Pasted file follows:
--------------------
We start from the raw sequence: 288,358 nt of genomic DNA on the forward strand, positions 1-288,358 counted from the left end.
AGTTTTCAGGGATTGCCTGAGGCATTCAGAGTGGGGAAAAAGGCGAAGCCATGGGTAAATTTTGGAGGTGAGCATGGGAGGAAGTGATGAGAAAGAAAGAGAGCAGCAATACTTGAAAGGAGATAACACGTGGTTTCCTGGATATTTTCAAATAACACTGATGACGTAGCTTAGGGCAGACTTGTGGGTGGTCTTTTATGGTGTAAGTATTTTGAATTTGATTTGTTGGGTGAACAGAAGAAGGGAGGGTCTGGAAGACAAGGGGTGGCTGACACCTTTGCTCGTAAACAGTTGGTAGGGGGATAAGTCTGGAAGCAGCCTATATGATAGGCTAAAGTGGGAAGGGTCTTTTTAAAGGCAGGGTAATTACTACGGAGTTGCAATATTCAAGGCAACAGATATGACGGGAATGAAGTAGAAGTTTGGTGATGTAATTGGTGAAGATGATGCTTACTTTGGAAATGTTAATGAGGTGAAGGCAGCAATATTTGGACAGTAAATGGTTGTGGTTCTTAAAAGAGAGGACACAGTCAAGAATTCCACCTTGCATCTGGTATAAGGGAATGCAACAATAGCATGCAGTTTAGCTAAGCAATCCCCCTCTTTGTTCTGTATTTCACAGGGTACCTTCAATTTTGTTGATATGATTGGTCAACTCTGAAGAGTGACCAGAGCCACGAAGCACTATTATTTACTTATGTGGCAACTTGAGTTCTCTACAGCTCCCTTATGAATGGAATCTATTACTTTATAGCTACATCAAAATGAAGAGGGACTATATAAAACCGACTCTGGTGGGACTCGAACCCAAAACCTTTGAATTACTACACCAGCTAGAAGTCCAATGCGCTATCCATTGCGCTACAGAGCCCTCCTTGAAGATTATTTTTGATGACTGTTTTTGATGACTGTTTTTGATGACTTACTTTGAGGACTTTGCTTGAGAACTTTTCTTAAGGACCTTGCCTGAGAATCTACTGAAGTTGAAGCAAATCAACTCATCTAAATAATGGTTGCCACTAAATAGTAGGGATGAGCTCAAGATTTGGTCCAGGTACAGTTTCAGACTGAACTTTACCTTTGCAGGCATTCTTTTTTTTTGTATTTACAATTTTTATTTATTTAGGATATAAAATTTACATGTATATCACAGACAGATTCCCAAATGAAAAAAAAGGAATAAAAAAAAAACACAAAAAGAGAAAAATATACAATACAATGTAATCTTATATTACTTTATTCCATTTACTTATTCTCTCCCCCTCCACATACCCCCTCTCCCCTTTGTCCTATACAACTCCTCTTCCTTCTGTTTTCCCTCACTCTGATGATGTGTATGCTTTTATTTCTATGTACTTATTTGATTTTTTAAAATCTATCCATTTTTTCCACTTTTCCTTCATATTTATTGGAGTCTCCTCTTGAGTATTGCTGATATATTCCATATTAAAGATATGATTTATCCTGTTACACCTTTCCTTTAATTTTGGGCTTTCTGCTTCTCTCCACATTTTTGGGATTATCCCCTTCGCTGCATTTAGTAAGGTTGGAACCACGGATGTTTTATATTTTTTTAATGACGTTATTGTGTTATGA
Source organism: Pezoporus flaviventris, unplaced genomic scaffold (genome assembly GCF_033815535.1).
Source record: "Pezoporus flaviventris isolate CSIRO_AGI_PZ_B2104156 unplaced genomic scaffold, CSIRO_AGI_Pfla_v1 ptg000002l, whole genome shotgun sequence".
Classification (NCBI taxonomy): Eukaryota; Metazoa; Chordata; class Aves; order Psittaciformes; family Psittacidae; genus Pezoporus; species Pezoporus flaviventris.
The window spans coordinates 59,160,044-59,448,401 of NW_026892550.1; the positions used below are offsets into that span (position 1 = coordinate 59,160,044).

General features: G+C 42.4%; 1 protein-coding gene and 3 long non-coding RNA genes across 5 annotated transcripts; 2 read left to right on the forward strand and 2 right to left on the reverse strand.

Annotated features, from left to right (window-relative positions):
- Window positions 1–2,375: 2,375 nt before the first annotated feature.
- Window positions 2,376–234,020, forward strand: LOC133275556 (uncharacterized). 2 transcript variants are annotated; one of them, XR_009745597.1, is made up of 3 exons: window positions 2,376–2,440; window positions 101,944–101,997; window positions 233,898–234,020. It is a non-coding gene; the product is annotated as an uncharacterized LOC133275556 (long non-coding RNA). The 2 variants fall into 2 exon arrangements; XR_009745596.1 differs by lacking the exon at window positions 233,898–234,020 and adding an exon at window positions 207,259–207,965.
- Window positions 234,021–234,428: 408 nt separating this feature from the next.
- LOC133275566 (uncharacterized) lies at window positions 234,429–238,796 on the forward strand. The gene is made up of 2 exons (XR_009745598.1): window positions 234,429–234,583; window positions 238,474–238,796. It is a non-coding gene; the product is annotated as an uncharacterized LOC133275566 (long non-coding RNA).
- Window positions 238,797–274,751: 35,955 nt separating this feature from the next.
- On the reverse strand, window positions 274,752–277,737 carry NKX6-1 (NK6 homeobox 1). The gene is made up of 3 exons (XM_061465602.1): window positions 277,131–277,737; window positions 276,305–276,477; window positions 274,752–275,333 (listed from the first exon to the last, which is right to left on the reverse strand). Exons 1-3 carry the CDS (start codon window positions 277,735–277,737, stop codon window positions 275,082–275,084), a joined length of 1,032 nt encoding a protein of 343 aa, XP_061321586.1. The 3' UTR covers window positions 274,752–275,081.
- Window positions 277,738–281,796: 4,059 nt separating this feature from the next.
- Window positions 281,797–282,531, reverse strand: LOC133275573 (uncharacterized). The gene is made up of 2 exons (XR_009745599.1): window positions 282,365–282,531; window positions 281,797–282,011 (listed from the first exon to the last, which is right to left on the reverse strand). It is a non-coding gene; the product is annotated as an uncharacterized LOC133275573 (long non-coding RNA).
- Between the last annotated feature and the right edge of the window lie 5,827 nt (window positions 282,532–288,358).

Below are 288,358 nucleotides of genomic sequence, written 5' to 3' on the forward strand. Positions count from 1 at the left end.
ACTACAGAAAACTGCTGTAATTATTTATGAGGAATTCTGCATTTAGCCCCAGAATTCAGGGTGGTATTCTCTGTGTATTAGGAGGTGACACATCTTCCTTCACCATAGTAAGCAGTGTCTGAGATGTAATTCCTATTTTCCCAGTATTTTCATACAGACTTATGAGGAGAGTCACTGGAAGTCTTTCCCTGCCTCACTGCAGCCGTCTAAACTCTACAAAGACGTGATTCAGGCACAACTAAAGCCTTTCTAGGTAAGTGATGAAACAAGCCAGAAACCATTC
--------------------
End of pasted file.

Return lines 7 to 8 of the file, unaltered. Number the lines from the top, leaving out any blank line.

General features: G+C 42.4%; 1 protein-coding gene and 3 long non-coding RNA genes across 5 annotated transcripts; 2 read left to right on the forward strand and 2 right to left on the reverse strand.

Annotated features, from left to right (window-relative positions):